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Pyrometers For Molten Metal
Pyrometers for molten metal are connected to portable thermoc...

Heating Of Manganese Steel
Another form of heat-treating furnace is that which is used ...

Alloying Elements
Commercial steels of even the simplest types are therefore p...

Air-hardening Steels
These steels are recommended for boring, turning and planing...

The Quenching Tank
The quenching tank is an important feature of apparatus in c...

Calibration Of Pyrometer With Common Salt
An easy and convenient method for standardization and one whi...

Tool Or Crucible Steel
Crucible steel can be annealed either in muffled furnace or b...

Molybdenum
Molybdenum steels have been made commercially for twenty-five...

Heat Treatment Of Milling Cutters Drills Reamers Etc
THE FIRE.--Gas and electric furnaces designed for high heats ...

Silicon
Silicon prevents, to a large extent, defects such as gas bubb...

The Influence Of Size
The size of the piece influences the physical properties obta...

Open Hearth Process
The open hearth furnace consists of a big brick room with a l...

Tempering Round Dies
A number of circular dies of carbon tool steel for use in too...

Lathe And Planer Tools
FORGING.--Gently warm the steel to remove any chill, is parti...

Flange Shields For Furnaces
Such portable flame shields as the one illustrated in Fig. 1...

Carburizing Low-carbon Sleeves
Low-carbon sleeves are carburized and pushed on malleable-ir...

Quenching The Work
In some operations case-hardened work is quenched from the bo...

Quenching Tool Steel
To secure proper hardness, the cooling of quenching of steel ...

Phosphorus
Phosphorus is one of the impurities in steel, and it has been...

Nickel-chromium
A combination of the characteristics of nickel and the charac...



Correction For Cold-junction Errors






Category: PYROMETRY AND PYROMETERS

The voltage generated by a thermo-couple of an electric pyrometer is
dependent on the difference in temperature between its hot junction,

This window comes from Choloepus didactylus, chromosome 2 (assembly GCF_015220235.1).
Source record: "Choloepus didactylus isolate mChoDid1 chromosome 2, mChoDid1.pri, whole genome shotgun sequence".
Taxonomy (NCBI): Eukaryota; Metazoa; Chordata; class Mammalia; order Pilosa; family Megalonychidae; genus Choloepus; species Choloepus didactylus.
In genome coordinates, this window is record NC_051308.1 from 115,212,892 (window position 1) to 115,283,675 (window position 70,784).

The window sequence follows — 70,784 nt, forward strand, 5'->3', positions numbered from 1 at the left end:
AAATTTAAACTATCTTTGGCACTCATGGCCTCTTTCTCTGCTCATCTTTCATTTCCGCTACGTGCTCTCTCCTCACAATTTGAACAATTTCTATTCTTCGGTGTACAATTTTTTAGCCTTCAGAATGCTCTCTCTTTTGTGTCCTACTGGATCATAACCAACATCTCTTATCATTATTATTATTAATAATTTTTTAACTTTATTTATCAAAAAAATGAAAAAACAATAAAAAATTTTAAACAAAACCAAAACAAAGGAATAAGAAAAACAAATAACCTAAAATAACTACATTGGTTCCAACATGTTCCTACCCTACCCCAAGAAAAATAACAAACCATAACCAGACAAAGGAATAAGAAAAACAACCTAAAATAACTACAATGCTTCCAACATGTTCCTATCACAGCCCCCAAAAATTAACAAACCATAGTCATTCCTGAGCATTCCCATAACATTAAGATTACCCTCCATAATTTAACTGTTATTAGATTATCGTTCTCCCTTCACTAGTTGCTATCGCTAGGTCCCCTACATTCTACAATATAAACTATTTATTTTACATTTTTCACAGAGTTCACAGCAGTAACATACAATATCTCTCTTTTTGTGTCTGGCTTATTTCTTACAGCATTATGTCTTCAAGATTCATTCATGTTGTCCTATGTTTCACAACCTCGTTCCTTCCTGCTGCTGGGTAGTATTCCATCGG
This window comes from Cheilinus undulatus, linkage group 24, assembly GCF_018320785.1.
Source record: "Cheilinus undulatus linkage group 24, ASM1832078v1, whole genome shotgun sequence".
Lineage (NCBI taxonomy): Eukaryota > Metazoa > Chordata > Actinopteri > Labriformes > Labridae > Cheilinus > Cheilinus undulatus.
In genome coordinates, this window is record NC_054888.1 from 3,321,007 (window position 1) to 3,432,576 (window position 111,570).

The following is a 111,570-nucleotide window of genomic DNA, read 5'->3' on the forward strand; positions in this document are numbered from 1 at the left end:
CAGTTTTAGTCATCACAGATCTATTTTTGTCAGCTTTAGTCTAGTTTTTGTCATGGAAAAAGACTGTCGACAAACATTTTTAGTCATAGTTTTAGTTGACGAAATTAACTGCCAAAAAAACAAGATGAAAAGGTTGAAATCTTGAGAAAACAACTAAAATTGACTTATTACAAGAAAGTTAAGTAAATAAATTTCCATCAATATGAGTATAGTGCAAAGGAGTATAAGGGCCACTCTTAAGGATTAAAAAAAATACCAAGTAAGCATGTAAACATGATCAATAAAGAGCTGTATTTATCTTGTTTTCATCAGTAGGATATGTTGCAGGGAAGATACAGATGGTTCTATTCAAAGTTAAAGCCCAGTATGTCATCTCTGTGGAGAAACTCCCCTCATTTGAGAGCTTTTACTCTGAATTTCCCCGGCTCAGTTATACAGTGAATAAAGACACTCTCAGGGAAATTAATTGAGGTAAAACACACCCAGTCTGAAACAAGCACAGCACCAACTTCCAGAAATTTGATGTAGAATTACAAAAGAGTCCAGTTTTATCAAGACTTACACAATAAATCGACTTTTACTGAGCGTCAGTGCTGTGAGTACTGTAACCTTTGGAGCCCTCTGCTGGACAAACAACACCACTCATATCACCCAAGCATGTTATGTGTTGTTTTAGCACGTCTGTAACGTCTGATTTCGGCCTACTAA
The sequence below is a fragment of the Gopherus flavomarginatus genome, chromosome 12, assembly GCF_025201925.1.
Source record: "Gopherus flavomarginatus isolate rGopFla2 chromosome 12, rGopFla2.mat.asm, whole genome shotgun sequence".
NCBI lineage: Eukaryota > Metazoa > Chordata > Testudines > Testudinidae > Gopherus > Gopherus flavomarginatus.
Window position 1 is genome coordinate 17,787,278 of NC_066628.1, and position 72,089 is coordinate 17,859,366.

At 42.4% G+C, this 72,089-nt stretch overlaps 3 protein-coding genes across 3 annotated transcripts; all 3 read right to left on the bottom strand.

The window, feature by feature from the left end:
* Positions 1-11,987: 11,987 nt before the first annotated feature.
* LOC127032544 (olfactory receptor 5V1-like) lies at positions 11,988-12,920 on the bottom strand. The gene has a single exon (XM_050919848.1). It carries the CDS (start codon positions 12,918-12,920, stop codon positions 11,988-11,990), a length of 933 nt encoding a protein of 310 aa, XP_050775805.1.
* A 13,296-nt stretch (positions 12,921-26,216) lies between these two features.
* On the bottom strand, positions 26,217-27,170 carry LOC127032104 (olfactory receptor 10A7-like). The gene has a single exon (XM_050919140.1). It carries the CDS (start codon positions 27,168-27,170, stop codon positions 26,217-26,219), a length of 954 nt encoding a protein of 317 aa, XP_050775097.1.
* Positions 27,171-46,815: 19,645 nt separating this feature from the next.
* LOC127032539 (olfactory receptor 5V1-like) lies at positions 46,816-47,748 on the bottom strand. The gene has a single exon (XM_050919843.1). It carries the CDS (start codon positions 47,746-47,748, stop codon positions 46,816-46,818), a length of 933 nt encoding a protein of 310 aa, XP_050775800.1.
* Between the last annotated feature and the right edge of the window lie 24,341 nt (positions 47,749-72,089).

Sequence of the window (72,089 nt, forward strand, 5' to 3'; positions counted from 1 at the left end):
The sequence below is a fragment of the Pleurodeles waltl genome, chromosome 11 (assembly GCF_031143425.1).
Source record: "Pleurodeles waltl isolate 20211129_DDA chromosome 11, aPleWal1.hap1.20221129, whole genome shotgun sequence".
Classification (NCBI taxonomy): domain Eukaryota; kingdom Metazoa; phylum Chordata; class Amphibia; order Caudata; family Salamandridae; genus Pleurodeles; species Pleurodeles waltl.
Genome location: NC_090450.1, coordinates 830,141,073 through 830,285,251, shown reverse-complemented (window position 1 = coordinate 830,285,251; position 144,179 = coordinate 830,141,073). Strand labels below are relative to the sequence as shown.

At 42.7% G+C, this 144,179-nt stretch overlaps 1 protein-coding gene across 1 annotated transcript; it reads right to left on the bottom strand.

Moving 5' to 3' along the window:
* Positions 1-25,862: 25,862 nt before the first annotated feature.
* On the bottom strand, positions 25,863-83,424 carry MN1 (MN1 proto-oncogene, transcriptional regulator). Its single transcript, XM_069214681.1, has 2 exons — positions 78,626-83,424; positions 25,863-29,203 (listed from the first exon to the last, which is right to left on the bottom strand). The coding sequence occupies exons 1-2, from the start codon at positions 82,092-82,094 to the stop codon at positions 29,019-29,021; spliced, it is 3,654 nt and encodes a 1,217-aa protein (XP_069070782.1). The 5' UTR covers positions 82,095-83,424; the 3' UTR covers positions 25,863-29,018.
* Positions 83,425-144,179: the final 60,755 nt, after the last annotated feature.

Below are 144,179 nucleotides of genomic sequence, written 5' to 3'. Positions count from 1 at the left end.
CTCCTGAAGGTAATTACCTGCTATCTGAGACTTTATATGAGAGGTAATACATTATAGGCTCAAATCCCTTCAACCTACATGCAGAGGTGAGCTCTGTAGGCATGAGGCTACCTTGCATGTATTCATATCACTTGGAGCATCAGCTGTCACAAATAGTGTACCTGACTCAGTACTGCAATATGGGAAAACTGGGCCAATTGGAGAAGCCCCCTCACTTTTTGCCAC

inside the furnace, and the cold junction, or opposite end of the
thermo-couple to which the copper wires are connected. If the
temperature or this cold junction rises and falls, the indications
of the instrument will vary, although the hot junction in the furnace
may be at a constant temperature.

A cold-junction temperature of 75 deg.F., or 25 deg.C., is usually adopted
in commercial pyrometers, and the pointer on the pyrometer should
stand at this point on the scale when the hot junction is not heated.
If the cold-junction temperature rises about 75 deg.F., where base metal
thermo-couples are used, the pyrometer will read approximately 1 deg.
low for every 1 deg. rise in temperature above 75 deg.F. For example, if the
instrument is adjusted for a cold-junction temperature of 75 deg., and
the actual cold-junction temperature is 90 deg.F., the pyrometer will
read 15 deg. low. If, however, the cold-junction temperature falls below
75 deg.F., the pyrometer will read high instead of low, approximately
1 deg. for every 1 deg. drop in temperature below 75 deg.F.

With platinum thermo-couples, the error is approximately 1/2 deg. for
1 deg. change in temperature.





Next: Correction By Zero Adjustment

Previous: Optical System And Electrical Circuit Of The Leeds & Northrup Optical Pyrometer



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